Her series “How It Was—Charleston in 1963” depicts homes and streetscapes that were demolished to make way for the Crosstown
Andrea Hazel (pictured inset) documents her childhood neighborhood in the series ”How It Was—Charleston in 1963,” which includes Choppin‘ Up Some Wood (watercolor on paper).
Andrea Hazel knows something about upheaval. Her initial residency at the Gibbes Museum of Art started right before COVID-19 hit and the institution’s doors suddenly closed. Fortunately, the Charleston native is back at the Gibbes through November 22, showcasing work that is a testimony to change. Her series, “How It Was—Charleston in 1963,” depicts homes and streetscapes she knew as a girl growing up on Ashley Avenue—homes demolished to make way for the Crosstown.
The roadway gashed through a once-vibrant, tight-knit Black community and suddenly shifted ways of life for neighbors who lived there. “Most of the construction happened when I was away at college. I came home for break once and had fallen asleep on the Greyhound bus. When I woke up in Charleston, everything was so different I didn’t recognize where I was,” says Hazel, who taught math at Trident Tech for most of her career and ran a photography business on the side before discovering painting later in life.
The artist, now 72, also paints landscapes and produces a calendar of her watercolors every year, but this series has captivated her imagination and memory in a powerful way, especially as many peninsula neighborhoods gentrify and succumb to development. “I don’t want to forget who we are and our history. I’m trying to document what was there,” she says. “They were beautiful homes. Sure, some areas were rough, and some people lived in squalor, but that’s part of who we were, too. I’m trying to show all that.”
Though Charleston is known for preserving its history, there are communities, such as the downtown neighborhood where 72-year-old artist Andrea Hazel grew up, that have been destroyed to make way for easier transit and development. In her recent work—including the painting Miss Minnie’s Cottage (watercolor on paper, 13 x 17 inches)—the photographer-turned-watercolorist encourages viewers to remember and appreciate “How it Was.”
Becoming a Painter: I started painting in my 50s, thanks to my husband Frank Hamilton, who thought I was working too hard. (I was still teaching at Trident and photographing weddings on weekends.) He said I needed to “calm down,” so he gave me a set of paints, paintbrushes, and watercolor paper. As a photographer I was used to “seeing;” I understood composition. In college at Marymount in New York, I’d taken art history and loved going to see art in the city. The first museum I ever went to was The Met. We, of course, had the Gibbes here, but it wasn’t open to me as a Black girl. Turns out that I just took to watercolors. At age 60, I took oil painting courses at the College of Charleston. I was the oldest person in the room, but I thoroughly enjoyed it.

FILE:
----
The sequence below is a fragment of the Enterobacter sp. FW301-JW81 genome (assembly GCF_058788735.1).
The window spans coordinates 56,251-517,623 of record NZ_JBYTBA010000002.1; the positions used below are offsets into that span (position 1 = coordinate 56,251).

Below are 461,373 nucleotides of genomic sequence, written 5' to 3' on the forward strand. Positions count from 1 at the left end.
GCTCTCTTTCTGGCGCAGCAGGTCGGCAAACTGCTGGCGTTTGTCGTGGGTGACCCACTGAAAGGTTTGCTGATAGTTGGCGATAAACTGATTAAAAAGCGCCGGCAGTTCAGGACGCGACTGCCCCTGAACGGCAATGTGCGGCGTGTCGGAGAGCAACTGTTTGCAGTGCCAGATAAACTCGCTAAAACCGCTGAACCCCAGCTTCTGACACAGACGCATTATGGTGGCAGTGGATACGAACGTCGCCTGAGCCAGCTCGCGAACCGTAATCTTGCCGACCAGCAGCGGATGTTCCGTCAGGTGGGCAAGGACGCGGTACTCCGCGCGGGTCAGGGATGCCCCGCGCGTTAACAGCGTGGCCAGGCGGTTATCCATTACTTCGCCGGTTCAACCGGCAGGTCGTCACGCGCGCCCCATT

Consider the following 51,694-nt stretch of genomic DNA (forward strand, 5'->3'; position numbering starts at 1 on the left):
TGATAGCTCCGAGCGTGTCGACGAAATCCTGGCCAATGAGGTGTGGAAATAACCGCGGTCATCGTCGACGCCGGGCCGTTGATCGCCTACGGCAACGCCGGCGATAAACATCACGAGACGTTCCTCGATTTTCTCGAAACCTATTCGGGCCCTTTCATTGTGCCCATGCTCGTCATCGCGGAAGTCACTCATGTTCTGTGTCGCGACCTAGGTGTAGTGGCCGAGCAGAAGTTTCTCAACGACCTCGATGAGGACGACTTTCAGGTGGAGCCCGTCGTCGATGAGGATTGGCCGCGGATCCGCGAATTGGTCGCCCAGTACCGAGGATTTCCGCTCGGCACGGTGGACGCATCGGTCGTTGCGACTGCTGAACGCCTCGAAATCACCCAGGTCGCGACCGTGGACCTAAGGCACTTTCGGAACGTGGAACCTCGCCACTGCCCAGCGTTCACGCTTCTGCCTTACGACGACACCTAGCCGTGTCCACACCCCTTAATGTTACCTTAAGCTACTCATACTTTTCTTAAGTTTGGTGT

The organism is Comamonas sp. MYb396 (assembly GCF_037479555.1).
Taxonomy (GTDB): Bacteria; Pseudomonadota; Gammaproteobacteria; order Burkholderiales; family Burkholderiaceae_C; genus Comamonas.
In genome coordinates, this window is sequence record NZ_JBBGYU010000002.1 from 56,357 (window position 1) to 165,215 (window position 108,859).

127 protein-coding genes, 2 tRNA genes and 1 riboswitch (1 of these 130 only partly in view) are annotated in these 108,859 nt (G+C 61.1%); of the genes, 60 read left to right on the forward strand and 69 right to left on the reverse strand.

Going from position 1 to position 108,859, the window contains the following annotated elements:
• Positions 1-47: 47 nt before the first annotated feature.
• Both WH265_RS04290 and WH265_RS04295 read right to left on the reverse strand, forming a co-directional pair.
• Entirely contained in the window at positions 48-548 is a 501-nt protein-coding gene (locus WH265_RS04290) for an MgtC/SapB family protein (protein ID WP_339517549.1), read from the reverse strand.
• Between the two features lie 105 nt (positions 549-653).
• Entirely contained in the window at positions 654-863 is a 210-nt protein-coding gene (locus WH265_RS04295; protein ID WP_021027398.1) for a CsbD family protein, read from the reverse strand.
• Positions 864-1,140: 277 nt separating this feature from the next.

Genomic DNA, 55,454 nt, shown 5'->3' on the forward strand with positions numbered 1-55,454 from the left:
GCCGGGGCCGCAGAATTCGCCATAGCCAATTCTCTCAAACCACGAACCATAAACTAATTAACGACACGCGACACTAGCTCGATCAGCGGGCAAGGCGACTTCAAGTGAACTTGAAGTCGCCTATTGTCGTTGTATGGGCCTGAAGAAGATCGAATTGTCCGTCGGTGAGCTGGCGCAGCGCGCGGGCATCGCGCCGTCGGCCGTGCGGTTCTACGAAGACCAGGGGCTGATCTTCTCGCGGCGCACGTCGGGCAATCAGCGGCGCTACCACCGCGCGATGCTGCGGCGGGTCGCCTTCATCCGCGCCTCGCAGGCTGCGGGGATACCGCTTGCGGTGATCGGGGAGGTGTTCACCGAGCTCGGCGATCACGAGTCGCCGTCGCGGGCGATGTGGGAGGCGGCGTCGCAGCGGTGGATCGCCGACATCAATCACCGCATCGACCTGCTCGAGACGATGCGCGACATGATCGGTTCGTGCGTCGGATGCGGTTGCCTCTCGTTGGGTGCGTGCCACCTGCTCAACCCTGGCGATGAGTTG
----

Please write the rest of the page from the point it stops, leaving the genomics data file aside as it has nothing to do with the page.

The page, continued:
Inspiration: I was playing around online and came across photos from the Department of Transportation in the SC Digital Library. Surveyors had documented houses and streetscapes while determining where the Crosstown would go. I was mesmerized—this was my neighborhood. The images were things I remembered. I must have looked at them for at least a year. Historic Charleston Foundation held the rights, and I asked for permission to paint from them. My dad was a restoration carpenter and worked on many of these houses. I guess this is my way of building and fixing houses like he did, my way of being the carpenter’s daughter.
The corner store depicted in Push Grocery (watercolor on paper) was on Fishburne and St. Philip streets.
Creative Process: First, I draw a grid to get the proportions right—I want it to look correct. I’m painting from black-and-white photos, so I have to think to remember details and colors. One house is where my friend Millicent Brown grew up, so I called her to ask the color of the roof, the awnings, but often I have to wing it. Once I get the drawings down, I ink them, so they look a little crispy, have some snap. Then I start painting, little by little, taking my time.
Late Bloomer: I believe as you get older, the more of yourself you become. You’re freer to allow what is in you to come forth. And the response I’ve gotten from people is just amazing. A white woman now in her 80s and living up North saw my painting online of a house on the corner of Jackson and Nassau streets, where she had grown up. Seeing it, she told me, took her way back—as far as she considered, she was back in her grandmother’s kitchen. I try to touch those tender memories in people. There’s so much greed and selfishness; I’m trying to take people back so they remember kindness.